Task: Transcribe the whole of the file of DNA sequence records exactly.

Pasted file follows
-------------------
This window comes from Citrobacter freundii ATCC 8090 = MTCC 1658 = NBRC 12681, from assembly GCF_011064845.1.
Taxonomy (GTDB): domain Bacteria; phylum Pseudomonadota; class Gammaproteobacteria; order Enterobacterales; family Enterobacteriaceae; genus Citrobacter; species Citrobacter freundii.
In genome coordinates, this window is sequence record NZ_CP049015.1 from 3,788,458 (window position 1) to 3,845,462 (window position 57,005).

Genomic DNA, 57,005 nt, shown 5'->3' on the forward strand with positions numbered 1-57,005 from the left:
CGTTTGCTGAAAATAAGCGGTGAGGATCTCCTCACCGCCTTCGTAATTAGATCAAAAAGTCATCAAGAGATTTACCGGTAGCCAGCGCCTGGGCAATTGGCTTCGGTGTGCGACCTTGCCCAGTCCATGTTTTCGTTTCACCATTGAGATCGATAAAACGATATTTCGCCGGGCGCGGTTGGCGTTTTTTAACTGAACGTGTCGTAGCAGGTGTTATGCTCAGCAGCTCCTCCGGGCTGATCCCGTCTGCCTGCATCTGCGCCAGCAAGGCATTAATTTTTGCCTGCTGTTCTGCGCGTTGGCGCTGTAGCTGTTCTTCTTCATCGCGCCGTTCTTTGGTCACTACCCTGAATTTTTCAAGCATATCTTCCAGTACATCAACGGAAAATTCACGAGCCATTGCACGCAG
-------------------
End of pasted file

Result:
This window comes from Citrobacter freundii ATCC 8090 = MTCC 1658 = NBRC 12681, from assembly GCF_011064845.1.
Taxonomy (GTDB): domain Bacteria; phylum Pseudomonadota; class Gammaproteobacteria; order Enterobacterales; family Enterobacteriaceae; genus Citrobacter; species Citrobacter freundii.
In genome coordinates, this window is sequence record NZ_CP049015.1 from 3,788,458 (window position 1) to 3,845,462 (window position 57,005).

Genomic DNA, 57,005 nt, shown 5'->3' on the forward strand with positions numbered 1-57,005 from the left:
CGTTTGCTGAAAATAAGCGGTGAGGATCTCCTCACCGCCTTCGTAATTAGATCAAAAAGTCATCAAGAGATTTACCGGTAGCCAGCGCCTGGGCAATTGGCTTCGGTGTGCGACCTTGCCCAGTCCATGTTTTCGTTTCACCATTGAGATCGATAAAACGATATTTCGCCGGGCGCGGTTGGCGTTTTTTAACTGAACGTGTCGTAGCAGGTGTTATGCTCAGCAGCTCCTCCGGGCTGATCCCGTCTGCCTGCATCTGCGCCAGCAAGGCATTAATTTTTGCCTGCTGTTCTGCGCGTTGGCGCTGTAGCTGTTCTTCTTCATCGCGCCGTTCTTTGGTCACTACCCTGAATTTTTCAAGCATATCTTCCAGTACATCAACGGAAAATTCACGAGCCATTGCACGCAG